It's killing invasive insects:
"This winter has been a godsend for the hemlock. Overnight temperatures dipped to minus 15 [Fahrenheit, or -26°C] here in Amherst [Massachusetts], and that’s cold enough to guarantee almost complete adelgid die-off," Joseph Elkington, a professor at the University of Massachusetts, Amherst, told the Worcester Telegram.
Elkington says that in some parts of North Carolina, subzero temperatures have killed 100 percent of the adelgids. In Massachusetts, around 80 percent of the population should die, according to a state official. Gypsy moths and emerald ash borers are similarly vulnerable to extreme cold; the U.S. Forest Service estimates that 80 percent of Minnesota’s emerald ash borers died in January. Other invasive insects, such as the southern pine beetle, which has been ravaging New Jersey, and the Asian stinkbug, may be dying off as well.
In fact, this nearly tops the reasons I like living in a temperate climate. Malaria? Not in Chicago, ever. Kudzu? Nope. Emerald ash borers? Die, you green vermin, die.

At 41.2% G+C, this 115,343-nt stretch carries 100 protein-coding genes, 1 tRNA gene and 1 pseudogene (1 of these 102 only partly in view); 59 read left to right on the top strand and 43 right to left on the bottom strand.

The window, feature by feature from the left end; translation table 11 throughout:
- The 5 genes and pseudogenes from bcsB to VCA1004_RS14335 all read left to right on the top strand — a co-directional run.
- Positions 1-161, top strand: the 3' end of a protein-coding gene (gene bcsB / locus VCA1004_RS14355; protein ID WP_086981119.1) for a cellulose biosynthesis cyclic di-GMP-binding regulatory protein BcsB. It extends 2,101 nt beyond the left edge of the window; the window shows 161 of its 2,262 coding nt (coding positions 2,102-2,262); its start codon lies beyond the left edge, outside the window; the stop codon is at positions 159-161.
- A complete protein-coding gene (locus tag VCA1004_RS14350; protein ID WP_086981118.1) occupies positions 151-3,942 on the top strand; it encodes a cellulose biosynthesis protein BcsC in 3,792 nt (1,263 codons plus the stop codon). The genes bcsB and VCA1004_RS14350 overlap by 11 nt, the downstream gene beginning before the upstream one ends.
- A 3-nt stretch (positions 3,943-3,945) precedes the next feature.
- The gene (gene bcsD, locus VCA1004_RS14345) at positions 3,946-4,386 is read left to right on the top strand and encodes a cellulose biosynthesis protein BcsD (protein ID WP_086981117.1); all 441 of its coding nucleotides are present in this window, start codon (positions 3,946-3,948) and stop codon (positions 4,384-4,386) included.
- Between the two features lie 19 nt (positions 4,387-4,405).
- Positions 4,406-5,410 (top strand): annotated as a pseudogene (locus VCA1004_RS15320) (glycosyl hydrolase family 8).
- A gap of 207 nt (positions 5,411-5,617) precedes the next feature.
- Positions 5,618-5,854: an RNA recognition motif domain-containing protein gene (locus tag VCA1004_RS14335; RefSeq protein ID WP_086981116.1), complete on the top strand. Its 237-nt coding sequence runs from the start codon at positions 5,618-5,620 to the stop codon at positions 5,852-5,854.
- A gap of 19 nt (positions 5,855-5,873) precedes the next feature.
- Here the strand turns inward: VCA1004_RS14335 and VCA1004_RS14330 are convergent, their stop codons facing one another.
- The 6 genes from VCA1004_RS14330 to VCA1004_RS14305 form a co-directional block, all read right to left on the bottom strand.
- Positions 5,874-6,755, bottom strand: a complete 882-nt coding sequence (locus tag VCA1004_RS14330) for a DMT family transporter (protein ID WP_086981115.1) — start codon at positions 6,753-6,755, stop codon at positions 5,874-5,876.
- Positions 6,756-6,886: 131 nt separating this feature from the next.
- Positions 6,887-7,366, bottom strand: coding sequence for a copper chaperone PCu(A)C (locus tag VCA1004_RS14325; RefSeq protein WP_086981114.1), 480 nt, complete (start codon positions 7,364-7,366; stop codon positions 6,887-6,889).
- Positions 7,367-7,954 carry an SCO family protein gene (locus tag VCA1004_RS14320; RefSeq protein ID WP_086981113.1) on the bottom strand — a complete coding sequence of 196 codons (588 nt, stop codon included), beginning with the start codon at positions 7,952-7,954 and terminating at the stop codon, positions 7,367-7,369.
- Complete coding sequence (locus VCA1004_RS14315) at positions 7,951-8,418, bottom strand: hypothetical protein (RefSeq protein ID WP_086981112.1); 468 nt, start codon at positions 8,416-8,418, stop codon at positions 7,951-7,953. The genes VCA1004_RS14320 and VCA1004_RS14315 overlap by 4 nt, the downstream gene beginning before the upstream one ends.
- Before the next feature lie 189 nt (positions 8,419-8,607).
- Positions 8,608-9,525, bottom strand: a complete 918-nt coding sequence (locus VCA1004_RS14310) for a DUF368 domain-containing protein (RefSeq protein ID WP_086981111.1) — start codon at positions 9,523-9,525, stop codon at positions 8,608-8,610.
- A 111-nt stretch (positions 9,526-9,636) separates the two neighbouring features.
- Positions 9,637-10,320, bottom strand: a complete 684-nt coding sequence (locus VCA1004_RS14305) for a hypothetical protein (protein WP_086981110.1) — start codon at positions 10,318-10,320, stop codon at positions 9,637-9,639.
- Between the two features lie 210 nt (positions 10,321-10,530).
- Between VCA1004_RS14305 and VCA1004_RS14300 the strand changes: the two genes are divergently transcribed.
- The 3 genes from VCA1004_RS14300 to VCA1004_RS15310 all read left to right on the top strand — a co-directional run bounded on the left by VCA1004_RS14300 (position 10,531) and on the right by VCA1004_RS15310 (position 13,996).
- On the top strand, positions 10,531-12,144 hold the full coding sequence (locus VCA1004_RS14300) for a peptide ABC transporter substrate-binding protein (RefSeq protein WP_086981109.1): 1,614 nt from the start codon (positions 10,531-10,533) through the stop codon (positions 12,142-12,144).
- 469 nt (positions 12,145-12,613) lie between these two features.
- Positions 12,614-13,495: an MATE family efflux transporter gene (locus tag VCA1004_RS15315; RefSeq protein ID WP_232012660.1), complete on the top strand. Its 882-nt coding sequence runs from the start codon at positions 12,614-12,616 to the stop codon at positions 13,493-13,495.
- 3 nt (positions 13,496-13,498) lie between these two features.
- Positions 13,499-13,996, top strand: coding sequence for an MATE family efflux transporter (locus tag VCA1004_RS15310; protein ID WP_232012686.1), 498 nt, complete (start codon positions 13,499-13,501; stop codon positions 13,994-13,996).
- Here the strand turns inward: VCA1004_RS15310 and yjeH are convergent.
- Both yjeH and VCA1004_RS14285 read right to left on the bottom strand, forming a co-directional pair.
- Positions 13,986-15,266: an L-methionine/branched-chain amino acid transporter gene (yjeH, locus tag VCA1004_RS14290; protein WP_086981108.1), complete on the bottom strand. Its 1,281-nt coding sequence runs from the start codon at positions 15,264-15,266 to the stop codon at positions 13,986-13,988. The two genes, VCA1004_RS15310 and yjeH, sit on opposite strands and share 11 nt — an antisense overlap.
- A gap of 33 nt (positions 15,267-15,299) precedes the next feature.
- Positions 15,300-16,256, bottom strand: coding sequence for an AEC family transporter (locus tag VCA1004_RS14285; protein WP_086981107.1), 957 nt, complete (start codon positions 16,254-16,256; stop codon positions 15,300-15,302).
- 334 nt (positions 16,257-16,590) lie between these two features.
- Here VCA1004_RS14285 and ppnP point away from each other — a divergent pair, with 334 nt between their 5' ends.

There's a problem, though:
The cold may also kill off predator insects that forest officials have been releasing to take out invasive insects. For instance, parasitoid wasps that are supposed to control the emerald ash borer population in Michigan and other states are even more vulnerable to the cold than their prey, whose populations might recover more quickly as a result.
Plus, we've had snow on the ground for 65 days now.
So it's not all perfect. But at least the cold has done something useful for us.